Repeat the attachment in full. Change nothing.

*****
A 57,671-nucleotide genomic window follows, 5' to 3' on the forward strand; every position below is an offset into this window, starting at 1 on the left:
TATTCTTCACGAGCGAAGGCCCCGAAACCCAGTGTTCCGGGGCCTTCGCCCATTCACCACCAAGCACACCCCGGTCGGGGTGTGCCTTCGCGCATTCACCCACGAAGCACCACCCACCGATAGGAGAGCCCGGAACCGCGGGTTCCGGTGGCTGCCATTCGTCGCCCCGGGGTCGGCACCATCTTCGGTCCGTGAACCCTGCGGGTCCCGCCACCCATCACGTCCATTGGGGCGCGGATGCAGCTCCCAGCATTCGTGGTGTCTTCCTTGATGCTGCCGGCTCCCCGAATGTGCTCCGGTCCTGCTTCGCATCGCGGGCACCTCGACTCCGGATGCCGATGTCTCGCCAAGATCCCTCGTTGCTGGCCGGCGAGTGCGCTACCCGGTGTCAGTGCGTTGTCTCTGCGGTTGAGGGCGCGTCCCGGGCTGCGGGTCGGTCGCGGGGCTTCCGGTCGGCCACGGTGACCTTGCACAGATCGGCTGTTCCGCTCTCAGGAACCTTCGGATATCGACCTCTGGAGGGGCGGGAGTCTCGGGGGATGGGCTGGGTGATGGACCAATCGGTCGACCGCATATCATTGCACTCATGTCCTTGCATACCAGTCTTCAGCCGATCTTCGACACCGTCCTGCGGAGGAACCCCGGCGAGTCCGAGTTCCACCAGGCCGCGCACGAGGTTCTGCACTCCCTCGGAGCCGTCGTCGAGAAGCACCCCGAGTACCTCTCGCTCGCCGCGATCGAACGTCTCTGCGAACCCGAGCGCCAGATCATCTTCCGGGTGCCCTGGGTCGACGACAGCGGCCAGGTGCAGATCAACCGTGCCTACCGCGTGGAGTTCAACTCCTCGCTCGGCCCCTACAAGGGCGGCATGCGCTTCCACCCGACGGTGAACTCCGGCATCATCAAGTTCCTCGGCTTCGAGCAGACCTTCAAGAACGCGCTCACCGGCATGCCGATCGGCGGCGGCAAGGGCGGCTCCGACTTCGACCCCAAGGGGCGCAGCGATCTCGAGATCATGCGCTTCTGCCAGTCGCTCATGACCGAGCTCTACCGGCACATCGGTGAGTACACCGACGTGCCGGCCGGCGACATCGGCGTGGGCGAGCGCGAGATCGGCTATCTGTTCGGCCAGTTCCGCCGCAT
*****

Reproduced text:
A 57,671-nucleotide genomic window follows, 5' to 3' on the forward strand; every position below is an offset into this window, starting at 1 on the left:
TATTCTTCACGAGCGAAGGCCCCGAAACCCAGTGTTCCGGGGCCTTCGCCCATTCACCACCAAGCACACCCCGGTCGGGGTGTGCCTTCGCGCATTCACCCACGAAGCACCACCCACCGATAGGAGAGCCCGGAACCGCGGGTTCCGGTGGCTGCCATTCGTCGCCCCGGGGTCGGCACCATCTTCGGTCCGTGAACCCTGCGGGTCCCGCCACCCATCACGTCCATTGGGGCGCGGATGCAGCTCCCAGCATTCGTGGTGTCTTCCTTGATGCTGCCGGCTCCCCGAATGTGCTCCGGTCCTGCTTCGCATCGCGGGCACCTCGACTCCGGATGCCGATGTCTCGCCAAGATCCCTCGTTGCTGGCCGGCGAGTGCGCTACCCGGTGTCAGTGCGTTGTCTCTGCGGTTGAGGGCGCGTCCCGGGCTGCGGGTCGGTCGCGGGGCTTCCGGTCGGCCACGGTGACCTTGCACAGATCGGCTGTTCCGCTCTCAGGAACCTTCGGATATCGACCTCTGGAGGGGCGGGAGTCTCGGGGGATGGGCTGGGTGATGGACCAATCGGTCGACCGCATATCATTGCACTCATGTCCTTGCATACCAGTCTTCAGCCGATCTTCGACACCGTCCTGCGGAGGAACCCCGGCGAGTCCGAGTTCCACCAGGCCGCGCACGAGGTTCTGCACTCCCTCGGAGCCGTCGTCGAGAAGCACCCCGAGTACCTCTCGCTCGCCGCGATCGAACGTCTCTGCGAACCCGAGCGCCAGATCATCTTCCGGGTGCCCTGGGTCGACGACAGCGGCCAGGTGCAGATCAACCGTGCCTACCGCGTGGAGTTCAACTCCTCGCTCGGCCCCTACAAGGGCGGCATGCGCTTCCACCCGACGGTGAACTCCGGCATCATCAAGTTCCTCGGCTTCGAGCAGACCTTCAAGAACGCGCTCACCGGCATGCCGATCGGCGGCGGCAAGGGCGGCTCCGACTTCGACCCCAAGGGGCGCAGCGATCTCGAGATCATGCGCTTCTGCCAGTCGCTCATGACCGAGCTCTACCGGCACATCGGTGAGTACACCGACGTGCCGGCCGGCGACATCGGCGTGGGCGAGCGCGAGATCGGCTATCTGTTCGGCCAGTTCCGCCGCAT